Mind and body in early modern philosophy

DOI: 10.4324/9780415249126-V043-1
Version: v1,  Published online: 2016
Retrieved December 12, 2018, from

6. Animal minds

Many early modern debates about mind and body were about the nature of human minds and their relation to human bodies. There was also an important related debate about the nature of other animals’ minds (see Animal language and thought).

Again, Descartes provides an interesting starting point. For, while he holds that humans have reason, language and a soul, he thinks that other animals lack all those things (for more detail, see §1). Such an animal is a sort of biological machine or automaton. Moreover, if we combine this with Descartes’s view that sensation involves the immaterial soul (Descartes [1637] 1985), it turns out that other animals do not even have sensation.

This view was unsurprisingly not persuasive to all. Thus, for example, Spinoza argued that ‘we can by no means doubt that beasts have feelings’ (Spinoza [1677] 1988: III, prop. 57, scholium) – though he also thought that nothing about their having feelings should stop us ‘making use of them as we please and dealing with them as best suits us’ (Spinoza [1677] 1988: IV, prop. 37, scholium 1; see also Animals and ethics). Later Bayle, in his Dictionary, reported arguments on both sides of the debate in notes to the article ‘Rorarius’. The Cartesian view does appear to have a theological advantage in making a strong distinction between humans and other animals (Bayle [1696] 1991). If animals have immaterial souls, one must ask whether those souls are immortal, whether they could be subject to eternal punishment, and so on. All these difficulties are avoided by simply denying that non-human animals have souls in the first place. But, on the other side, Bayle praises the arguments of Gabriel Daniel (1649–1728) in his 1690 La voyage du monde de Descartes. Daniel, Bayle reports, claims that ‘the arguments of the Cartesians lead us to judge that other men are machines’ too (Bayle [1696] 1991: 231).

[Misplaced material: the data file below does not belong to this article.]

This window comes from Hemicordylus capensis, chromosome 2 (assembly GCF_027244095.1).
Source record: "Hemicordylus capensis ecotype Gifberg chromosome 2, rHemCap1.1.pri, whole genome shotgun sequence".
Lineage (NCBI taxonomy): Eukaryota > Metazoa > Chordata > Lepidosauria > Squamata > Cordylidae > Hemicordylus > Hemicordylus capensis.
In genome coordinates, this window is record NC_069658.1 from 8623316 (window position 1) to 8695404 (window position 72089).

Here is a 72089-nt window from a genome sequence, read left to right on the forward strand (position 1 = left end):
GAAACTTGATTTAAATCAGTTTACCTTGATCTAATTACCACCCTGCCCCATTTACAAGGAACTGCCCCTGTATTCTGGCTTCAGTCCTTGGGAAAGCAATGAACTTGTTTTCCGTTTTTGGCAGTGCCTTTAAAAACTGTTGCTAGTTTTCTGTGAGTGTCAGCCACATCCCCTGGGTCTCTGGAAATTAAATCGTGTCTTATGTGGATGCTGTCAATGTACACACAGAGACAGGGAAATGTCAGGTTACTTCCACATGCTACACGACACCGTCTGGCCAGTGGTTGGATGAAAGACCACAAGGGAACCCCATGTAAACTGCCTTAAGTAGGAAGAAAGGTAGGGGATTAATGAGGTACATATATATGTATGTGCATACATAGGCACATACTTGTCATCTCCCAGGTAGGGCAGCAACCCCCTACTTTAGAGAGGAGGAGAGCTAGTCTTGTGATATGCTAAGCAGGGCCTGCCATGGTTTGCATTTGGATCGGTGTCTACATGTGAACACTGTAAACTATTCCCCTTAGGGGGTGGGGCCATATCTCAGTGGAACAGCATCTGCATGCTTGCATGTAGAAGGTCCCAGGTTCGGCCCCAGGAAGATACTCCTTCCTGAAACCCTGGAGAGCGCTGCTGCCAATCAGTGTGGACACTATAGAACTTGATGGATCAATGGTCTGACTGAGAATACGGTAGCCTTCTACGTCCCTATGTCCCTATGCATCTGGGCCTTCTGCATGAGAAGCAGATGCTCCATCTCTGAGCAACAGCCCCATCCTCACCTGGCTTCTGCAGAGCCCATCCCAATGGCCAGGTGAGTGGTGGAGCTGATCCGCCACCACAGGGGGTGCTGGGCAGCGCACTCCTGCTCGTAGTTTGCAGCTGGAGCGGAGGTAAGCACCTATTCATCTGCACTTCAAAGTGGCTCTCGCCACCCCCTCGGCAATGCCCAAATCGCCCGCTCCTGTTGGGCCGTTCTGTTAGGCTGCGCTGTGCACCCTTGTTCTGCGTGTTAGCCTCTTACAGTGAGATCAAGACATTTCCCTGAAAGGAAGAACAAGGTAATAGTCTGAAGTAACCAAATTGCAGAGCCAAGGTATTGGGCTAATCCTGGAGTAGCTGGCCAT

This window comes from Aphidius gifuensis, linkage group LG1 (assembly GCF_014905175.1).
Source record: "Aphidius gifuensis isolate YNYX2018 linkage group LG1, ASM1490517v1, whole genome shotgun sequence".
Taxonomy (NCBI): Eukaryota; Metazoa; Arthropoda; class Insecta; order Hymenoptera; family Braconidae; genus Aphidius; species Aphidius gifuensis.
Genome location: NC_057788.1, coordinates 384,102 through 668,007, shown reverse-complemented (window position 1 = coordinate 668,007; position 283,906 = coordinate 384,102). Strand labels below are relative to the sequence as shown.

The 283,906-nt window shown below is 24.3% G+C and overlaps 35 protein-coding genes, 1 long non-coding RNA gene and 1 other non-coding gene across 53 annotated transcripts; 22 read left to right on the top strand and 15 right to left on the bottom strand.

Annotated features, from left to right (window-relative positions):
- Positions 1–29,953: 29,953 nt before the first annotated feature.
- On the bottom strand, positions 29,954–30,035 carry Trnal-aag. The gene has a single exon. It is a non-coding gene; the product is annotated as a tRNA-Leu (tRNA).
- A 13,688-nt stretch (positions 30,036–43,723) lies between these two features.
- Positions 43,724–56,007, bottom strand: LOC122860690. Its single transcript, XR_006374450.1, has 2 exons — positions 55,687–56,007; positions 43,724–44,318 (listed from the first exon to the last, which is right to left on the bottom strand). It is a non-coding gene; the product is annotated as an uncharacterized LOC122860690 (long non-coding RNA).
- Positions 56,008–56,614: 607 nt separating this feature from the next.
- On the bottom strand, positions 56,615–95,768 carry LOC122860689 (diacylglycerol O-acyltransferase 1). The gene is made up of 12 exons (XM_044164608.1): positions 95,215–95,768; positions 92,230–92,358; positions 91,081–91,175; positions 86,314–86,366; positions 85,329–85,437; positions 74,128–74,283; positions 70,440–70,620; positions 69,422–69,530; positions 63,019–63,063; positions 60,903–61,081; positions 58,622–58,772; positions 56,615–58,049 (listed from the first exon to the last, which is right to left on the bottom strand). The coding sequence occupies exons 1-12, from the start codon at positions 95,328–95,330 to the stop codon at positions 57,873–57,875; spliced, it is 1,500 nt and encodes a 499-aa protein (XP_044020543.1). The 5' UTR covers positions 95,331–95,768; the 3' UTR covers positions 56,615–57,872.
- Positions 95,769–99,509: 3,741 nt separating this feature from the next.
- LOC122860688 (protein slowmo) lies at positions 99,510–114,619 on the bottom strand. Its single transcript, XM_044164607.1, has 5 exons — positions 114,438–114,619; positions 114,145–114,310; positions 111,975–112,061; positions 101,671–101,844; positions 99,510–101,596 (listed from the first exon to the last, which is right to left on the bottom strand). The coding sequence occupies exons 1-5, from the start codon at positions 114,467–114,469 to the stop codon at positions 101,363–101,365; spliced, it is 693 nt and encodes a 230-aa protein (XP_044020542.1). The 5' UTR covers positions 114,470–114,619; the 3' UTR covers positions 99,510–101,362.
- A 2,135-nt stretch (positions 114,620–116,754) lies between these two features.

Later still, David Hume would argue that it is entirely obvious that Descartes is wrong about this issue. As he began his discussion, ‘Of the reason of animals’ (Treatise 1.3.16):

Next to the ridicule of denying an evident truth, is that of taking much pains to defend it; and no truth appears to me more evident, than that beasts are endow’d with thought and reason as well as men. The arguments are in this case so obvious, that they never escape the most stupid and ignorant.

(Hume [1739] 2001:

Hume thought it would be ridiculous to deny that animals could think – or, indeed, to spend a long time arguing against Descartes here.

More generally, Hume argues that, where we see similar behaviour in humans and animals, we should think that there are similar internal causes. Many of the things done by humans and seemingly involving minds are also done by animals. Whatever their explanation is, it should be one that we can happily give in both cases: not something involving very complex cognition that we would only want to attribute to humans. As Hume puts the point:

The common defect of those systems, which philosophers have employ’d to account for the actions of the mind, is, that they suppose such a subtility and refinement of thought, as not only exceeds the capacity of mere animals, but even of children and the common people in our own species; who are notwithstanding susceptible of the same emotions and affections as persons of the most accomplish’d genius and understanding. Such a subtility is a clear proof of the falshood, as the contrary simplicity of the truth, of any system.

(Hume [1739] 2001:

Citing this article:
Duncan, Stewart. Animal minds. Mind and body in early modern philosophy, 2016, doi:10.4324/9780415249126-V043-1. Routledge Encyclopedia of Philosophy, Taylor and Francis,
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